Preferably said processing means is arranged to store said reference time-of-flight value (TOFREF) in said memory means only if said reference time-of-flight value (TOFREF) is greater than a predetermined minimum value. Said processing means is preferably arranged to generate an error signal if said reference time-of-flight value (TOFREF) is not greater than said predetermined minimum value.

Preferably said processing means is arranged not to store a reference time-of-flight value (TOFREF) in said memory means if during said reference calibration step no signal is received by said ultrasonic receiver during at least a predetermined number of time-of-flight measurements. Said processing means is preferably arranged to generate an error signal if during said reference calibration step no signal is received by said ultrasonic receiver during at least said predetermined number of time-of-flight measurements.

According to a further aspect of the invention, in order to provide a robust and reliable system, said processing means is arranged to perform a wait-for-control-enablement cycle wherein said time-of-flight (TOF) is repeatedly measured at predetermined intervals and to compare said measured time-of-flight value (TOF) with a reference time-of-flight value (TOFREF) which is stored in memory during said wait-for-control cycle, and to repeat said measurement if said measured time-of-flight value (TOF) is equal to or larger than said reference time-of-flight value (TOFREF), said processing means is further arranged to determine if the measured time-of-flight value (TOF) is smaller than said reference time-of-flight value (TOFREF) and if the deviation between the measured time-of-flight value (TOFH) and the previous measured time-of-flight value (TOFH−1) is lower than a predetermined threshold (tx), and said processing means is arranged to send control signals to said light control means in dependence of time-of-flight signals derived after it is determined that the measured time-of-flight value (TOF) is smaller than said reference time-of-flight value (TOFREF) and that said deviation is lower than said threshold (tx) for a predetermined number of repeated measurements.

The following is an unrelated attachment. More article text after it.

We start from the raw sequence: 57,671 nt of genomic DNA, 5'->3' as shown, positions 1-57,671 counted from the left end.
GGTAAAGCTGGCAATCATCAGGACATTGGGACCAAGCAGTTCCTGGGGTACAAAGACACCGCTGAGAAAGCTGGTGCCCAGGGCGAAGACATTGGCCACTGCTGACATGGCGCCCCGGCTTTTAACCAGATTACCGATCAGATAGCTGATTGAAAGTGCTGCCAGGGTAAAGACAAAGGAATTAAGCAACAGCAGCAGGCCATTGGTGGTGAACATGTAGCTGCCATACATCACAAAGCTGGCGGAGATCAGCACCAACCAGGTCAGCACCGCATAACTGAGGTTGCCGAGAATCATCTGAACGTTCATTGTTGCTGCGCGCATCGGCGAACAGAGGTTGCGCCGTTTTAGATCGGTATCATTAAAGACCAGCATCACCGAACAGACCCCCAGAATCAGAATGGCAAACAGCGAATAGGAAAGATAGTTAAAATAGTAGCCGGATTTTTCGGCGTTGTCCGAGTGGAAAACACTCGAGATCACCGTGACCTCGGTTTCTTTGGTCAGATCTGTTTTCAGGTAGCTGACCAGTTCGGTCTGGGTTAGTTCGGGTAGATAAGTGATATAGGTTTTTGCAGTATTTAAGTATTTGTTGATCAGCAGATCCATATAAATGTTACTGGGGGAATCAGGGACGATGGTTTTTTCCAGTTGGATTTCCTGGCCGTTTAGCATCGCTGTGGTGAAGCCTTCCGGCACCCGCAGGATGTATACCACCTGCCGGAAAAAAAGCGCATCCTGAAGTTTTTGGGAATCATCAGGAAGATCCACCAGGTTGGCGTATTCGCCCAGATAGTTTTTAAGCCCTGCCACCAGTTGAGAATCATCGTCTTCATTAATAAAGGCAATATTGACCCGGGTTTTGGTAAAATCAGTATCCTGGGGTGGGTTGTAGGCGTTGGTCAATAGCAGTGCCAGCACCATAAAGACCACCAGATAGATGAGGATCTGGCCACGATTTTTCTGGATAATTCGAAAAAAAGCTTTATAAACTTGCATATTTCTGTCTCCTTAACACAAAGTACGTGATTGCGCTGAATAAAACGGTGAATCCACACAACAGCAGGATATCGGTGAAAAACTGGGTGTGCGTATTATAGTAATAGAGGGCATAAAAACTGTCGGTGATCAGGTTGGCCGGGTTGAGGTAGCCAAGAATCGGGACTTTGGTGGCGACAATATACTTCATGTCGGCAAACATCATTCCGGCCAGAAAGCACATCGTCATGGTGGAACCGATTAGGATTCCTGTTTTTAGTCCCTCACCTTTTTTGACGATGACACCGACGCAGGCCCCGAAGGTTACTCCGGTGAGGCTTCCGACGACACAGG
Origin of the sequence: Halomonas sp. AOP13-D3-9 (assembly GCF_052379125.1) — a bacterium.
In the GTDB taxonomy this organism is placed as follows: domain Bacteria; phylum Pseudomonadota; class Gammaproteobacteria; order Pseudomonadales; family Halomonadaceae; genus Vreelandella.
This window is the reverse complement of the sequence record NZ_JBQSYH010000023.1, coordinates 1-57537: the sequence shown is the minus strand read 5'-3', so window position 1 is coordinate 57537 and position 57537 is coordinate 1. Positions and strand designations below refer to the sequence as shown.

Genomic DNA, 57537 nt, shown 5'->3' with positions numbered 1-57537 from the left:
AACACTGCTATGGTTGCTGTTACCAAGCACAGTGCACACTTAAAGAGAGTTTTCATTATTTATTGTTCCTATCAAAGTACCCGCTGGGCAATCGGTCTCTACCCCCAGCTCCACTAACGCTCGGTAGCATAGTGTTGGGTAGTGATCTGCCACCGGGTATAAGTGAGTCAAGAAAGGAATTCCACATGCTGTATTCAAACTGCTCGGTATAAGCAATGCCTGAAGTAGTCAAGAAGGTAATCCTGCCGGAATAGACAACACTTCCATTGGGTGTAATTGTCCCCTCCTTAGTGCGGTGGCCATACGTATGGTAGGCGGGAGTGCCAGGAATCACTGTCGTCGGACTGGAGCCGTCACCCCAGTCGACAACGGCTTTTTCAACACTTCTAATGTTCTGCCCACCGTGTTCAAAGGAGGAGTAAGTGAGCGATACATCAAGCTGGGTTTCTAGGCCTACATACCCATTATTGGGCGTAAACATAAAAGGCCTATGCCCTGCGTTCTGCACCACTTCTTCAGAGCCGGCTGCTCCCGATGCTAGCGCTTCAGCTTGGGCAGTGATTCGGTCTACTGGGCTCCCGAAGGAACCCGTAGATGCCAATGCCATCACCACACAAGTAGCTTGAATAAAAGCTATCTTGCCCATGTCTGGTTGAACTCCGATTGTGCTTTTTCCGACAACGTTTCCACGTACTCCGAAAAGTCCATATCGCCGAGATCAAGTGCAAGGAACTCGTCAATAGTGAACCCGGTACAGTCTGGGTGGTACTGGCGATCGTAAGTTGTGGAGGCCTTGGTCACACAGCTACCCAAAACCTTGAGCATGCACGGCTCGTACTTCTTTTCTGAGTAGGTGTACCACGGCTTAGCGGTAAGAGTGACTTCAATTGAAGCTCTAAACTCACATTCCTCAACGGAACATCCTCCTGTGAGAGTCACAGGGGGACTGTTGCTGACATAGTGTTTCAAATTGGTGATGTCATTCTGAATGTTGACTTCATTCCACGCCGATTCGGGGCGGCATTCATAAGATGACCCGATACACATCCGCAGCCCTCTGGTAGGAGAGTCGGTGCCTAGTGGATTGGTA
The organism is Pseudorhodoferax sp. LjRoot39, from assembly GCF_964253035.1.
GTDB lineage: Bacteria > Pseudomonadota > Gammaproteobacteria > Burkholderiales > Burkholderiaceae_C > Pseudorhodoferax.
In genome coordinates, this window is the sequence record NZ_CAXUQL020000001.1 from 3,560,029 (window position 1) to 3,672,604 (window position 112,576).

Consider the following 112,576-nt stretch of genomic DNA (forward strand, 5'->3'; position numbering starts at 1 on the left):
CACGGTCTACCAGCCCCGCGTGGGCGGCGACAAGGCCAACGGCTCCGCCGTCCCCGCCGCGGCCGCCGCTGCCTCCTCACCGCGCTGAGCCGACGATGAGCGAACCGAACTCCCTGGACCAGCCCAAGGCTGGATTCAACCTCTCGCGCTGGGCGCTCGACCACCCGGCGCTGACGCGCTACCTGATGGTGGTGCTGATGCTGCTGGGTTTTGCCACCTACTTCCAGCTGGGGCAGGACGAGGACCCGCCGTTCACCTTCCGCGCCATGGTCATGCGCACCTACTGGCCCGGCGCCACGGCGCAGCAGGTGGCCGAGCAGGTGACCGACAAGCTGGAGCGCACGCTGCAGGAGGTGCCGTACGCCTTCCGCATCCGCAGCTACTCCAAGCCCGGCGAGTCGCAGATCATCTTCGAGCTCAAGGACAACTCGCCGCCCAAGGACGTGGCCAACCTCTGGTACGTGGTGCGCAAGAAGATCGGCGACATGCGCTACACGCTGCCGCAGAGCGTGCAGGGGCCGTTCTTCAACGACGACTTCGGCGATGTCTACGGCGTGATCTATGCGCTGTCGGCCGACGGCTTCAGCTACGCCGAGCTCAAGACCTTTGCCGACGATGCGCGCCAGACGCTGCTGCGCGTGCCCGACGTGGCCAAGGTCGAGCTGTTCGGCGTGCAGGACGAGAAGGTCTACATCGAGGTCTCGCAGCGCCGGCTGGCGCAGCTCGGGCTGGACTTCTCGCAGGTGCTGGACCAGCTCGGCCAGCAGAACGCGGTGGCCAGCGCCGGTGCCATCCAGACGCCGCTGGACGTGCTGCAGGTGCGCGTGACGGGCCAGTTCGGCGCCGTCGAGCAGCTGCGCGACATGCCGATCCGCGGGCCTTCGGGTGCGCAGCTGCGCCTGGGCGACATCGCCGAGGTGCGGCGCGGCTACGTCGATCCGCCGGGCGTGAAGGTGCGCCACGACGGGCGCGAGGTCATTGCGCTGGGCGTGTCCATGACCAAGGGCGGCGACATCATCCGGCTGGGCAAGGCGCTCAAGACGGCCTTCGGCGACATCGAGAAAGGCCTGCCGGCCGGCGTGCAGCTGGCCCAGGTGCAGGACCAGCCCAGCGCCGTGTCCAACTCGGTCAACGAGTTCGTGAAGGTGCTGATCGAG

Said predetermined interval is preferably substantially larger if it is determined that said measured time-of-flight value (TOF) is equal to or larger than said reference time-of-flight value (TOFREF), than if it is determined that said measured time-of-flight value (TOF) is smaller than said reference time-of-flight value (TOFREF).

Preferably said processing means is arranged to calculate the average of said measured time-of-flight values (TOF) and to store said average (TOFH) in memory means, and the processing means is arranged to send control signals to said light control means in dependence on the positive or negative difference between the measured time-of-flight (TOF) and said average time-of-flight (TOFH) after it is determined that said deviation is lower than said threshold (tx) for a predetermined number of repeated measurements.

Preferably said processing means is further arranged to clip the difference of the measured time-of-flight value (TOF) to a maximum allowed positive or negative difference between the measured time-of-flight (TOF) and said average time-of-flight (TOFH) for the purpose of determining the control signals to be sent to the light control means.